Yesterday, the White House announced $2 billion in public and private resources to help entrepreneurs start and grow their businesses. In the spirit of open and participatory government, we also announced the Startup America Policy Challenge. We're calling on entrepreneurs and the broader public to share their ideas on how to accelerate entrepreneurial innovation in the areas of healthcare, energy and education. Aneesh Chopra, US Chief Technology Officer, kicked off the challenge in a post on Quora and asked a few questions to get the dialogue going.
Read Aneesh's post below and participate in the challenge by sharing your ideas on Quora:
Startup America is President Obama’s initiative to celebrate, promote, and inspire high-growth entrepreneurship throughout the nation. We’re working to expand access to private sector capital, accelerate the time it takes to get technologies from lab-to-market, and promote mentorship and entrepreneurship education.
We’re also working to reduce barriers for entrepreneurs. I was part of an eight-city listening tour earlier this year, where top Obama Administration officials heard ideas from over 1,000 entrepreneurs across the country about how we can make government work better for startups. The tour helped lead to recenthigh-skill immigration reforms and a new initiative to help reduce student loan burdens —relevant to startup founders who are living cheap and pouring every dollar into their big idea.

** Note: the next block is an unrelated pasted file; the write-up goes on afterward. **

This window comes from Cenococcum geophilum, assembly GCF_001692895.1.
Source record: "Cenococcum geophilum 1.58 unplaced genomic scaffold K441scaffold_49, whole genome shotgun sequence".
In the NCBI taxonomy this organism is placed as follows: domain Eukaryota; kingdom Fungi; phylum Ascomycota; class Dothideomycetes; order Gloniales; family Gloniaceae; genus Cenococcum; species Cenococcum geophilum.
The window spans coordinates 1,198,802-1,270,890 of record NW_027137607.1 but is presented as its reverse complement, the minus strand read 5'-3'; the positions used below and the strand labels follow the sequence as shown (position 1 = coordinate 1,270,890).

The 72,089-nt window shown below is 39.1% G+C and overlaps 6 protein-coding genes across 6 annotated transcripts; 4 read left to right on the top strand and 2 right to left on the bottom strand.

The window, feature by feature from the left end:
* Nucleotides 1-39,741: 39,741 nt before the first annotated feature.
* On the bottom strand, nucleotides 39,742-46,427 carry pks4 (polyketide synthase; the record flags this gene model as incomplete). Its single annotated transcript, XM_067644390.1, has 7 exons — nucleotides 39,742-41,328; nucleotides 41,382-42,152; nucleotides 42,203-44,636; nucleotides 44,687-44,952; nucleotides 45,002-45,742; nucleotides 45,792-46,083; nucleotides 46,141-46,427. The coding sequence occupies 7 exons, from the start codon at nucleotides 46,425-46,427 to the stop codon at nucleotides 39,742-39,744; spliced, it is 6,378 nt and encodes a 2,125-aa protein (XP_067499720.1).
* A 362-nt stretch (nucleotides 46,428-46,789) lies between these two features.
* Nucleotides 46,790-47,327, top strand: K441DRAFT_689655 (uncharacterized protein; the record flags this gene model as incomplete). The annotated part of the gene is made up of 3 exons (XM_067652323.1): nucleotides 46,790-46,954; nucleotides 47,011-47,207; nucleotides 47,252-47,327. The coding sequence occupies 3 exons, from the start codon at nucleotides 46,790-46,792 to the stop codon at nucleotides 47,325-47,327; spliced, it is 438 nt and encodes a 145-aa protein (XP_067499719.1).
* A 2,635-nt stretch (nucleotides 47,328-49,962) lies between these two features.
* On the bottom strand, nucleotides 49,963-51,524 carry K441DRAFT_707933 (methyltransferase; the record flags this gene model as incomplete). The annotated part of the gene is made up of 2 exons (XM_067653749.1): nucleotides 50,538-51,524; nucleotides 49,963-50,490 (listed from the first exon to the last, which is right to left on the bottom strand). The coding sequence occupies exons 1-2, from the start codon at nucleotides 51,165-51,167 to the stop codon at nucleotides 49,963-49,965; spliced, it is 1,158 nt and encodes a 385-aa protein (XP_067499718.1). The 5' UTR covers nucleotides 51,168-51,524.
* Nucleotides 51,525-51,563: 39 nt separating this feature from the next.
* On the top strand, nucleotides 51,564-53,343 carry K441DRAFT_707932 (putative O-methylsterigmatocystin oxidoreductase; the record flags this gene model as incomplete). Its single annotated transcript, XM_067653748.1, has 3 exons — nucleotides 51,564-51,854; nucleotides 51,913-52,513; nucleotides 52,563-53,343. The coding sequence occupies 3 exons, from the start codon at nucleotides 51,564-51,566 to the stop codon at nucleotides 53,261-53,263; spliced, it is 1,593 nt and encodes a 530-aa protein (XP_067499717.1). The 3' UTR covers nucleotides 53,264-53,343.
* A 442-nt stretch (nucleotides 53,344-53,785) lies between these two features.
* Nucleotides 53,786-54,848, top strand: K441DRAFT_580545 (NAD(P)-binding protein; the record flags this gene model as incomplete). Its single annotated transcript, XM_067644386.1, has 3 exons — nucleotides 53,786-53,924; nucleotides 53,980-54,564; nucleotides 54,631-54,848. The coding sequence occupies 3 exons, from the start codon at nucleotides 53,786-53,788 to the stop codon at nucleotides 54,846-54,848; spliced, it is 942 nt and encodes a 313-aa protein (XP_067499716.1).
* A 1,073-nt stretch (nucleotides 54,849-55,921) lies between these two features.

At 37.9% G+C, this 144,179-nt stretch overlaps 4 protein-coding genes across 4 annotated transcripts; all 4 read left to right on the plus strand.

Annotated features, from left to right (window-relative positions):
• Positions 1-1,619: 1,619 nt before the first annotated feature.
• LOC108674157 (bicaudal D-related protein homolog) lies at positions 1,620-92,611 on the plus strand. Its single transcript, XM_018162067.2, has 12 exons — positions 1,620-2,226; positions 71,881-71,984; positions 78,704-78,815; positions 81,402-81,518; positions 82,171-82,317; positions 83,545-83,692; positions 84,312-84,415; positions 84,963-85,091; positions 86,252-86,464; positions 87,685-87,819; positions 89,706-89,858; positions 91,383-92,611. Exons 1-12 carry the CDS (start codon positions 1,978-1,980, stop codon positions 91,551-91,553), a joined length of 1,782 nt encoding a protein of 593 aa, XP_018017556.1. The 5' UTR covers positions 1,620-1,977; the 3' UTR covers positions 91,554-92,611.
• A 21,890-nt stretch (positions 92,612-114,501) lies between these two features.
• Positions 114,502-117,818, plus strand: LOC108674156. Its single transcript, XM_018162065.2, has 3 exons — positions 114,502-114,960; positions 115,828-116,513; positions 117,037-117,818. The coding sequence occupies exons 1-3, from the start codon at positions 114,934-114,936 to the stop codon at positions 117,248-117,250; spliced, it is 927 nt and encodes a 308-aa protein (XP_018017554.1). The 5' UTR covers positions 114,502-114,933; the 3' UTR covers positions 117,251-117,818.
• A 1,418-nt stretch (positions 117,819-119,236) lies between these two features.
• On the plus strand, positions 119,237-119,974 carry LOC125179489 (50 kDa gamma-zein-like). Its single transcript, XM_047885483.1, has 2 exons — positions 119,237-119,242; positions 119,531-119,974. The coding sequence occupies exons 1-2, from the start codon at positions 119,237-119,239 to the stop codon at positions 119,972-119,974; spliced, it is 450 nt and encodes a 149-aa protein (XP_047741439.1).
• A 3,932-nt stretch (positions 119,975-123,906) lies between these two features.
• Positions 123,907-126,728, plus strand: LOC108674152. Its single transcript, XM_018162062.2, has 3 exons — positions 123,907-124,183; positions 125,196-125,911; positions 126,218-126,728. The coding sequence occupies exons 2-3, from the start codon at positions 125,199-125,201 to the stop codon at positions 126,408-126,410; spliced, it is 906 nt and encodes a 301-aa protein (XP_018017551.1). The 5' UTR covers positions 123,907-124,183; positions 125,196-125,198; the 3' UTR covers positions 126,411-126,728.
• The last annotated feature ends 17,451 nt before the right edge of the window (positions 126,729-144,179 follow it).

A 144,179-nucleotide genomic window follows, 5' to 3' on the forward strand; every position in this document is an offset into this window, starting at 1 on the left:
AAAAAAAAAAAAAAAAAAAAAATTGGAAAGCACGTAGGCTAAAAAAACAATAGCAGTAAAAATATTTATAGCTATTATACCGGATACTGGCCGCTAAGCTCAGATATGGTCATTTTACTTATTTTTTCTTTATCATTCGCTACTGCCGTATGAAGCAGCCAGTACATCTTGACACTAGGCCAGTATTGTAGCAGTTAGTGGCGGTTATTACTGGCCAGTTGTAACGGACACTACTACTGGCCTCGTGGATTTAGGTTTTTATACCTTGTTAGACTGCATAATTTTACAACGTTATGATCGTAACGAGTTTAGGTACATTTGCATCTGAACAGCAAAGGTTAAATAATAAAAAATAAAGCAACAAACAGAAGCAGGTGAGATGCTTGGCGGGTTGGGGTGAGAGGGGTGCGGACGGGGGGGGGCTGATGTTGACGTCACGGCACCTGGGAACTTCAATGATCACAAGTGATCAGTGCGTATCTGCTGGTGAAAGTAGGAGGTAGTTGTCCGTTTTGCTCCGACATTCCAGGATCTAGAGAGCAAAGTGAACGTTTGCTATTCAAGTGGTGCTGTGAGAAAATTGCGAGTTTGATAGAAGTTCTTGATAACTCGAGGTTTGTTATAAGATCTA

And we’re just getting started. Especially in areas of national priority—like energy, education, and health care—we need keep building on historic investments to accelerate innovation and unleash entrepreneurial disruption.
New market opportunities are emerging for entrepreneurs and innovators as we shift to clean energy, digital learning, and a smarter health care system. How do we get there faster?
All Americans are invited to reply. But I’m especially interested in hearing from entrepreneurs in these areas – and so is President Obama’s Cabinet, particularly Energy Secretary Steven Chu, Education Secretary Arne Duncan, and Health and Human Services Secretary Kathleen Sebelius.
You don’t have to be a policy wonk to respond, and you don’t need to describe a detailed policy solution—there are others in government and in academia who will help us with that, as part of the Startup America Policy Challenge. Just tell us what’s on your mind.
So have a good idea? Let us know…
Learn more about the Startup America Policy Challenge at Challenge.gov and stay tuned for more from the White House on Quora.